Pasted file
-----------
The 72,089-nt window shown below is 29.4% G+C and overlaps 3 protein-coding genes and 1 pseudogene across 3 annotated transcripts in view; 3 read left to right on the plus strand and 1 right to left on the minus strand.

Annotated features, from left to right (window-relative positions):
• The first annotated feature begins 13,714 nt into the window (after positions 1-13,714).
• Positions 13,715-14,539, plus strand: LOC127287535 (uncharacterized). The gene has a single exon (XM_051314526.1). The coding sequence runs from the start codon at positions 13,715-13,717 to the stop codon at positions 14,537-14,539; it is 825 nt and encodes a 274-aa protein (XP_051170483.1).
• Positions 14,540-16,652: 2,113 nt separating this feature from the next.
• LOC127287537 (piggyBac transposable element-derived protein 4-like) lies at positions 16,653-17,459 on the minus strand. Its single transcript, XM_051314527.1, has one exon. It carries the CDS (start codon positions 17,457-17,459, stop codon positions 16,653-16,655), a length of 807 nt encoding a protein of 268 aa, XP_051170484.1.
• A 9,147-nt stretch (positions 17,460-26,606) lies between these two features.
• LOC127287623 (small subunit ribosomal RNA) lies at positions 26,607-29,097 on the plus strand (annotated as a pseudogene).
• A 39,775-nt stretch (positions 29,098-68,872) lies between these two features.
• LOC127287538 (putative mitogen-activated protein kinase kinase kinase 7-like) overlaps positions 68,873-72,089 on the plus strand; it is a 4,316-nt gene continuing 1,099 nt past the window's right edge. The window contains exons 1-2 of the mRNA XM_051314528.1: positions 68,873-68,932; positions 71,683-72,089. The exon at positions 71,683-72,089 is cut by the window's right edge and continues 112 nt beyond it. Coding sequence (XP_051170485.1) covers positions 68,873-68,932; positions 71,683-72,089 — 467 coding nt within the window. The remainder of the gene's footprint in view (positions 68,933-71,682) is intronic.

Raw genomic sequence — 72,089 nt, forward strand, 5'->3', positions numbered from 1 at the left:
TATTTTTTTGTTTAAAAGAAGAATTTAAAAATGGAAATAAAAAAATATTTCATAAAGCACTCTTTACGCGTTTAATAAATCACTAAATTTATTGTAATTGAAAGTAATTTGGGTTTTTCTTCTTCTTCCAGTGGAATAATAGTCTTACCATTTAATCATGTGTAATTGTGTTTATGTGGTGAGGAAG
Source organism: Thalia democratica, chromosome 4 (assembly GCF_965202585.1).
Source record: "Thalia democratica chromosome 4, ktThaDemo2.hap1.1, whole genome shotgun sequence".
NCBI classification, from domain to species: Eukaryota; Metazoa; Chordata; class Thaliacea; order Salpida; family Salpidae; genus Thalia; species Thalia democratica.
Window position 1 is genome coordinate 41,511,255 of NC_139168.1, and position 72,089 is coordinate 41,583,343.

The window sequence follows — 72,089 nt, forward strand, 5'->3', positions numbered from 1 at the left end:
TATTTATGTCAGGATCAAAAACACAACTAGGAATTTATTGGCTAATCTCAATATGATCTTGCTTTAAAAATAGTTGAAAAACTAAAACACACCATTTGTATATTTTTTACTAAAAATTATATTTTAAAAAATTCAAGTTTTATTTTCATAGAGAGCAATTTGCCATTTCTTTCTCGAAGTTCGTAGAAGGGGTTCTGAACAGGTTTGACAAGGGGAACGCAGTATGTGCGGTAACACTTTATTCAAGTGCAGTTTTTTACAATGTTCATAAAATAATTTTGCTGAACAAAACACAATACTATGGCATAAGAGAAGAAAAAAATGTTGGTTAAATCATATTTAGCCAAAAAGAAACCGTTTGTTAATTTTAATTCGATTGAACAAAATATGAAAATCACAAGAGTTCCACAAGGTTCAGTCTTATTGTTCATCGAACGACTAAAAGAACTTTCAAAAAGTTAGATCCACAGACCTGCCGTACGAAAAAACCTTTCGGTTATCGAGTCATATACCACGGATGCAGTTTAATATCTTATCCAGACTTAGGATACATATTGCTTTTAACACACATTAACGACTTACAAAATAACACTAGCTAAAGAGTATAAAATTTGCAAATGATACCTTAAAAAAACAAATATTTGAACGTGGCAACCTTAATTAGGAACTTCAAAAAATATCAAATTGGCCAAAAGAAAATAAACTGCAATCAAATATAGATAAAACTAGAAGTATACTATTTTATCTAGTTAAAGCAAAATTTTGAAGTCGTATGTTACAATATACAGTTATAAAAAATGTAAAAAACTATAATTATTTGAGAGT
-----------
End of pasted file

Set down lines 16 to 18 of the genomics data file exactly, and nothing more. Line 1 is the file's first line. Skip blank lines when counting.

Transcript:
Window position 1 is genome coordinate 41,511,255 of NC_139168.1, and position 72,089 is coordinate 41,583,343.

The window sequence follows — 72,089 nt, forward strand, 5'->3', positions numbered from 1 at the left end:
TATTTATGTCAGGATCAAAAACACAACTAGGAATTTATTGGCTAATCTCAATATGATCTTGCTTTAAAAATAGTTGAAAAACTAAAACACACCATTTGTATATTTTTTACTAAAAATTATATTTTAAAAAATTCAAGTTTTATTTTCATAGAGAGCAATTTGCCATTTCTTTCTCGAAGTTCGTAGAAGGGGTTCTGAACAGGTTTGACAAGGGGAACGCAGTATGTGCGGTAACACTTTATTCAAGTGCAGTTTTTTACAATGTTCATAAAATAATTTTGCTGAACAAAACACAATACTATGGCATAAGAGAAGAAAAAAATGTTGGTTAAATCATATTTAGCCAAAAAGAAACCGTTTGTTAATTTTAATTCGATTGAACAAAATATGAAAATCACAAGAGTTCCACAAGGTTCAGTCTTATTGTTCATCGAACGACTAAAAGAACTTTCAAAAAGTTAGATCCACAGACCTGCCGTACGAAAAAACCTTTCGGTTATCGAGTCATATACCACGGATGCAGTTTAATATCTTATCCAGACTTAGGATACATATTGCTTTTAACACACATTAACGACTTACAAAATAACACTAGCTAAAGAGTATAAAATTTGCAAATGATACCTTAAAAAAACAAATATTTGAACGTGGCAACCTTAATTAGGAACTTCAAAAAATATCAAATTGGCCAAAAGAAAATAAACTGCAATCAAATATAGATAAAACTAGAAGTATACTATTTTATCTAGTTAAAGCAAAATTTTGAAGTCGTATGTTACAATATACAGTTATAAAAAATGTAAAAAACTATAATTATTTGAGAGT